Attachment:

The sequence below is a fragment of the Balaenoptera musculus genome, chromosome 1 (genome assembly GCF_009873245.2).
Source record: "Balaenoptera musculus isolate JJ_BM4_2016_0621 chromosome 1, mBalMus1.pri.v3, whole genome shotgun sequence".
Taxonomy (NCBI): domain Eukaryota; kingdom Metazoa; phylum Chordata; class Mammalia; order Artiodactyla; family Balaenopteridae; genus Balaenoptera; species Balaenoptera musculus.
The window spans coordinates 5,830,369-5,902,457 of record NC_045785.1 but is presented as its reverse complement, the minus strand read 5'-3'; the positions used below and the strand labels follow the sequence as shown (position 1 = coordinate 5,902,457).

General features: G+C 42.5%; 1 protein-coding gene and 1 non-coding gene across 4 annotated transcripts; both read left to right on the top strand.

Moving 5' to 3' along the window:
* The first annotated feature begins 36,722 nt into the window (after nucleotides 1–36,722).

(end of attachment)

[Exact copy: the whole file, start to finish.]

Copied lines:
The sequence below is a fragment of the Balaenoptera musculus genome, chromosome 1 (genome assembly GCF_009873245.2).
Source record: "Balaenoptera musculus isolate JJ_BM4_2016_0621 chromosome 1, mBalMus1.pri.v3, whole genome shotgun sequence".
Taxonomy (NCBI): domain Eukaryota; kingdom Metazoa; phylum Chordata; class Mammalia; order Artiodactyla; family Balaenopteridae; genus Balaenoptera; species Balaenoptera musculus.
The window spans coordinates 5,830,369-5,902,457 of record NC_045785.1 but is presented as its reverse complement, the minus strand read 5'-3'; the positions used below and the strand labels follow the sequence as shown (position 1 = coordinate 5,902,457).

General features: G+C 42.5%; 1 protein-coding gene and 1 non-coding gene across 4 annotated transcripts; both read left to right on the top strand.

Moving 5' to 3' along the window:
* The first annotated feature begins 36,722 nt into the window (after nucleotides 1–36,722).